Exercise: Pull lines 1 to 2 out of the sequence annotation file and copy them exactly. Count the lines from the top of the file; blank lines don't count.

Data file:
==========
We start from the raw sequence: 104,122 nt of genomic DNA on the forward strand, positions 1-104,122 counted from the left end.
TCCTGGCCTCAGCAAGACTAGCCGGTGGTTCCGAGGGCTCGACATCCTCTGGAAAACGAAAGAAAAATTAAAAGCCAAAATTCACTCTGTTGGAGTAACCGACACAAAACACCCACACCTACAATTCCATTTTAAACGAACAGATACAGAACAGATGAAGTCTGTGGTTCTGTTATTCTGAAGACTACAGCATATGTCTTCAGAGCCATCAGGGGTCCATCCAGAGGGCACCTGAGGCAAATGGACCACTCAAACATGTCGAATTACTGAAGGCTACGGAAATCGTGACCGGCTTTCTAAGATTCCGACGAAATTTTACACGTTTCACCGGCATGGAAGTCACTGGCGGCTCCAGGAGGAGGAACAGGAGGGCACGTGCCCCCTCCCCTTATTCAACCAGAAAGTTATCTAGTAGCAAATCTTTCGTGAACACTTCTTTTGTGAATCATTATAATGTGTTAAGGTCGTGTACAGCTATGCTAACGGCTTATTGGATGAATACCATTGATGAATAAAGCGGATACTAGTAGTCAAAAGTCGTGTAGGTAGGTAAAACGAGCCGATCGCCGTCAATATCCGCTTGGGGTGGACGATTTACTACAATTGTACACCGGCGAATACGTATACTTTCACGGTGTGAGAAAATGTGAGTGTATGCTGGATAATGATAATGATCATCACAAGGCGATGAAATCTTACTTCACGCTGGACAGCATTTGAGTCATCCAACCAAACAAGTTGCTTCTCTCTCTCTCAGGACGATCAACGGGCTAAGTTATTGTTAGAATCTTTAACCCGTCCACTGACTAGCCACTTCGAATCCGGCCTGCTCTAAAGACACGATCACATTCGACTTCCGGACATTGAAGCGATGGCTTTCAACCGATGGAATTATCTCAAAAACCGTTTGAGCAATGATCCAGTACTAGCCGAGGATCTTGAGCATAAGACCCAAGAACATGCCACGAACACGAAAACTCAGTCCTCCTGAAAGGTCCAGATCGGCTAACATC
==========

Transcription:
We start from the raw sequence: 104,122 nt of genomic DNA on the forward strand, positions 1-104,122 counted from the left end.
TCCTGGCCTCAGCAAGACTAGCCGGTGGTTCCGAGGGCTCGACATCCTCTGGAAAACGAAAGAAAAATTAAAAGCCAAAATTCACTCTGTTGGAGTAACCGACACAAAACACCCACACCTACAATTCCATTTTAAACGAACAGATACAGAACAGATGAAGTCTGTGGTTCTGTTATTCTGAAGACTACAGCATATGTCTTCAGAGCCATCAGGGGTCCATCCAGAGGGCACCTGAGGCAAATGGACCACTCAAACATGTCGAATTACTGAAGGCTACGGAAATCGTGACCGGCTTTCTAAGATTCCGACGAAATTTTACACGTTTCACCGGCATGGAAGTCACTGGCGGCTCCAGGAGGAGGAACAGGAGGGCACGTGCCCCCTCCCCTTATTCAACCAGAAAGTTATCTAGTAGCAAATCTTTCGTGAACACTTCTTTTGTGAATCATTATAATGTGTTAAGGTCGTGTACAGCTATGCTAACGGCTTATTGGATGAATACCATTGATGAATAAAGCGGATACTAGTAGTCAAAAGTCGTGTAGGTAGGTAAAACGAGCCGATCGCCGTCAATATCCGCTTGGGGTGGACGATTTACTACAATTGTACACCGGCGAATACGTATACTTTCACGGTGTGAGAAAATGTGAGTGTATGCTGGATAATGATAATGATCATCACAAGGCGATGAAATCTTACTTCACGCTGGACAGCATTTGAGTCATCCAACCAAACAAGTTGCTTCTCTCTCTCTCAGGACGATCAACGGGCTAAGTTATTGTTAGAATCTTTAACCCGTCCACTGACTAGCCACTTCGAATCCGGCCTGCTCTAAAGACACGATCACATTCGACTTCCGGACATTGAAGCGATGGCTTTCAACCGATGGAATTATCTCAAAAACCGTTTGAGCAATGATCCAGTACTAGCCGAGGATCTTGAGCATAAGACCCAAGAACATGCCACGAACACGAAAACTCAGTCCTCCTGAAAGGTCCAGATCGGCTAACATC